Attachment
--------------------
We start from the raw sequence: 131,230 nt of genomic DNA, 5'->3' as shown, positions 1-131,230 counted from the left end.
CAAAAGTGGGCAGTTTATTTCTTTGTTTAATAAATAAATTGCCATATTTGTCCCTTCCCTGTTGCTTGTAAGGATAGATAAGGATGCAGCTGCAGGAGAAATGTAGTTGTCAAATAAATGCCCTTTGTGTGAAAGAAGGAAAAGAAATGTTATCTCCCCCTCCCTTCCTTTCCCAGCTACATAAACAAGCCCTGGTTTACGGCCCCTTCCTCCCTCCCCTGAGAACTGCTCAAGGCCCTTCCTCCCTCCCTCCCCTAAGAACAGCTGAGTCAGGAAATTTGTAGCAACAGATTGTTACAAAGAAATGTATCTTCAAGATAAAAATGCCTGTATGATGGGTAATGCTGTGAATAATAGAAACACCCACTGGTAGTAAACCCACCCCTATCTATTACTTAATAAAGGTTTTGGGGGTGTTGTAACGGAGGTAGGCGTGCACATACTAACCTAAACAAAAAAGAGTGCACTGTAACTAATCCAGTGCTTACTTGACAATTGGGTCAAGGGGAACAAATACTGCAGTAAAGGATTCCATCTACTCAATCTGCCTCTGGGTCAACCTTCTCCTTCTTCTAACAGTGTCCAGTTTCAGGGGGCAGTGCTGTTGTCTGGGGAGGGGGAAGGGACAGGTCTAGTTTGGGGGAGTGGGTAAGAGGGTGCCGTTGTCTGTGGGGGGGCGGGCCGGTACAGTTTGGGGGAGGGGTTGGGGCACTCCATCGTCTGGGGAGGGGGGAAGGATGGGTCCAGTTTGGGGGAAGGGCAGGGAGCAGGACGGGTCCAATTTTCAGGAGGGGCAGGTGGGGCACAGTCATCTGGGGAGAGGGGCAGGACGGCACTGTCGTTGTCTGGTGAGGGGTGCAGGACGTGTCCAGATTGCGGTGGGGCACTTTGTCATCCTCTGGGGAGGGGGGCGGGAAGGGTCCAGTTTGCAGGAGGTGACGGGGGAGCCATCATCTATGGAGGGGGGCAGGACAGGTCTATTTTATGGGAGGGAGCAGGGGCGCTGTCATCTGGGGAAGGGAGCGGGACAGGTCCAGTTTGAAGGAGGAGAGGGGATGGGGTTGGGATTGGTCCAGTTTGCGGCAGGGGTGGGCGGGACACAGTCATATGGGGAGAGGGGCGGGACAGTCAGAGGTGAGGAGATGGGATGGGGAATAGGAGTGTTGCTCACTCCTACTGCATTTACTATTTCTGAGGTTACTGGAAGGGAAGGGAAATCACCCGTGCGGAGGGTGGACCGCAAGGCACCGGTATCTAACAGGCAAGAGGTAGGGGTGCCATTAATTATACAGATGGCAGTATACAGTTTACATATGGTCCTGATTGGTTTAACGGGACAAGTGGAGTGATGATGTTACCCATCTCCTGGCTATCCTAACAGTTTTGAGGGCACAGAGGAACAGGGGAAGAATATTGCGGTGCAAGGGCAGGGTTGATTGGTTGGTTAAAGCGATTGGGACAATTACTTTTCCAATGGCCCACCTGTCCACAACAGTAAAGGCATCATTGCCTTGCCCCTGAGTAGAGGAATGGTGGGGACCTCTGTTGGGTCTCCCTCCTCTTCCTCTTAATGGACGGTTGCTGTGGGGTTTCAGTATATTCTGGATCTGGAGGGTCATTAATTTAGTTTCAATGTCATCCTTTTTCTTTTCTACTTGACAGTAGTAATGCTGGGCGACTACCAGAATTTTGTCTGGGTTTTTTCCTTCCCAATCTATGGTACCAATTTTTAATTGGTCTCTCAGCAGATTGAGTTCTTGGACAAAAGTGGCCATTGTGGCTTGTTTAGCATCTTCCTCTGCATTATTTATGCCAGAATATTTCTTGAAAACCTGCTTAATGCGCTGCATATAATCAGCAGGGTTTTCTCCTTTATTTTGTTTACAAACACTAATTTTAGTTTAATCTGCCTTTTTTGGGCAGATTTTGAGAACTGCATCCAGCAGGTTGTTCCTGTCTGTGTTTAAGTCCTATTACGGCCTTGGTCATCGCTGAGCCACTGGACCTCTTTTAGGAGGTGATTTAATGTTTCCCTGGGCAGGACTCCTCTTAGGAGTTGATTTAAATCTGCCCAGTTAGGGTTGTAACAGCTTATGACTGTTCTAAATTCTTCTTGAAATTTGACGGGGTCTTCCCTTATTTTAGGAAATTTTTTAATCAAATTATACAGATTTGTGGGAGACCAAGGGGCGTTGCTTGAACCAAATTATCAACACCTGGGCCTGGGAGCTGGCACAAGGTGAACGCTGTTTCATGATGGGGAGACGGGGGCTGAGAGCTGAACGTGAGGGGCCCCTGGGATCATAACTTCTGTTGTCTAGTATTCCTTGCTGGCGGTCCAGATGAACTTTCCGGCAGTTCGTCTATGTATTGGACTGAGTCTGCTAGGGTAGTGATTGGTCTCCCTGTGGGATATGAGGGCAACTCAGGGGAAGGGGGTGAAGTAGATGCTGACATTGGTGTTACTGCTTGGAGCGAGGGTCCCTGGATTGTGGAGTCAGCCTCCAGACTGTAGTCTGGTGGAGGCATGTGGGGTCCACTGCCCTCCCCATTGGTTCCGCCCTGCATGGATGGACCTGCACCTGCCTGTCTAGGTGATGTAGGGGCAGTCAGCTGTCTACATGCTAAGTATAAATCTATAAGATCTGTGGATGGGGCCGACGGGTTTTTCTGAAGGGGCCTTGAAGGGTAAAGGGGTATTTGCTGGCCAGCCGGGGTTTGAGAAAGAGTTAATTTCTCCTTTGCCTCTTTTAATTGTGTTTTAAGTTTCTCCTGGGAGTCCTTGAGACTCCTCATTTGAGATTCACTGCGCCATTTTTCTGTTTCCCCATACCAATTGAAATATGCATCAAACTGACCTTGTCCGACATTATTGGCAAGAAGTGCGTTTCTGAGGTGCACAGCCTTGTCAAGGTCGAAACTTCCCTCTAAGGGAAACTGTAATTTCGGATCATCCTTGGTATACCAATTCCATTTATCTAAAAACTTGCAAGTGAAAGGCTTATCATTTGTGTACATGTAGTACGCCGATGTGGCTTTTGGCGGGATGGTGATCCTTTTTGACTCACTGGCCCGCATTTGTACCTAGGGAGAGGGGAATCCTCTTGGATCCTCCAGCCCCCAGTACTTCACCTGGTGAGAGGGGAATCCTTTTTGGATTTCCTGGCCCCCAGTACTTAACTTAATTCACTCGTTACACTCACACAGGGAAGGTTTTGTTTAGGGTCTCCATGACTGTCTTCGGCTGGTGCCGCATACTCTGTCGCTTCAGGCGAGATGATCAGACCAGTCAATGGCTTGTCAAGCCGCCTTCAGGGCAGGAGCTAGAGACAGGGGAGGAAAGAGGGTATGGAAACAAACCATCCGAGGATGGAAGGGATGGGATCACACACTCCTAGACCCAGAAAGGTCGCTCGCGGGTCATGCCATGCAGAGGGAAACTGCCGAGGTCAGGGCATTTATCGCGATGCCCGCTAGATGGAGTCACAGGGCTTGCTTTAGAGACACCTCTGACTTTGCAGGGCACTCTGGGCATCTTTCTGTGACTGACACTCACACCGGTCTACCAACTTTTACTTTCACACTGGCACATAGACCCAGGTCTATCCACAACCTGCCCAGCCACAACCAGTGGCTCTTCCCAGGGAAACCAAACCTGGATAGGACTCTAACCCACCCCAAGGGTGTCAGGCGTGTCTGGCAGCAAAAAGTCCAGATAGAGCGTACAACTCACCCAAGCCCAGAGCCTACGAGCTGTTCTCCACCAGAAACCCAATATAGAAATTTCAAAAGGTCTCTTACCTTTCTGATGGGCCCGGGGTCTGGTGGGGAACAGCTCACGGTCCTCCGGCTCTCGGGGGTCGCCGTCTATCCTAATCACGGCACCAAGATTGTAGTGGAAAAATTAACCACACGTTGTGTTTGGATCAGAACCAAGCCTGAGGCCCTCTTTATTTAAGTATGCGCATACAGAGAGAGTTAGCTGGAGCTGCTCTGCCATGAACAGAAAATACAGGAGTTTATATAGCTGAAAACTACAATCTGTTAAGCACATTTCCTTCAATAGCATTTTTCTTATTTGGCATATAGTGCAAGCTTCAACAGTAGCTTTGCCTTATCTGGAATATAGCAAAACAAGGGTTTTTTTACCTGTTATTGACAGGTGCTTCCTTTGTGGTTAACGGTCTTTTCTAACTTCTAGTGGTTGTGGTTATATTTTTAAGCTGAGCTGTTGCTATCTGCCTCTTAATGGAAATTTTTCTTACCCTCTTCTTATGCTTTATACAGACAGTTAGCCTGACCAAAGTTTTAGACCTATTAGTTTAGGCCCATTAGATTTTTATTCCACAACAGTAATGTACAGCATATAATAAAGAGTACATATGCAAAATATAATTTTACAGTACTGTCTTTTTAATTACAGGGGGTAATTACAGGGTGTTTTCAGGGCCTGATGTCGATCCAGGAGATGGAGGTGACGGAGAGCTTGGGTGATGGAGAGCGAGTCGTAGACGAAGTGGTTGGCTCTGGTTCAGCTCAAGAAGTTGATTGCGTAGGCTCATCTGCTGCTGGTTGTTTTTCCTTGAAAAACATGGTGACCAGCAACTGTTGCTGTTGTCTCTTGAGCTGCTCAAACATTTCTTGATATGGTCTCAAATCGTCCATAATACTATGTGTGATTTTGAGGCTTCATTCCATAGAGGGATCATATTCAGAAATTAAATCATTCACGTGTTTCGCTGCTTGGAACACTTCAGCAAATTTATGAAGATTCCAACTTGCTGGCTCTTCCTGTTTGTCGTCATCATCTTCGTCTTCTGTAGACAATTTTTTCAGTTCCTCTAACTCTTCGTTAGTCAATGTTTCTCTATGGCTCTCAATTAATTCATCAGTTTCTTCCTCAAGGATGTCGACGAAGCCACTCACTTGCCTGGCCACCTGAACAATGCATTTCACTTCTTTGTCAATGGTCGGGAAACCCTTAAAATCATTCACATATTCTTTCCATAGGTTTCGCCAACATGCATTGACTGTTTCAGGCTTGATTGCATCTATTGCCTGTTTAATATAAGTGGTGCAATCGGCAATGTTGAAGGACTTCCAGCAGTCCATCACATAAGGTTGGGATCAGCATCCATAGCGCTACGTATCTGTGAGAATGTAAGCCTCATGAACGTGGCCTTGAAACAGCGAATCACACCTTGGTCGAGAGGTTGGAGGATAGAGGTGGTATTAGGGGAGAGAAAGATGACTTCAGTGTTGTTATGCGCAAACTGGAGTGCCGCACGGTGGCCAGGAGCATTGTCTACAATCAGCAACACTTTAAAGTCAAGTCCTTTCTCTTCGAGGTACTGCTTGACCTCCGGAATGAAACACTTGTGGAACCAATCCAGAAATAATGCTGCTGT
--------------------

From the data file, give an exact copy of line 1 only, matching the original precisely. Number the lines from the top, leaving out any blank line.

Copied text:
We start from the raw sequence: 131,230 nt of genomic DNA, 5'->3' as shown, positions 1-131,230 counted from the left end.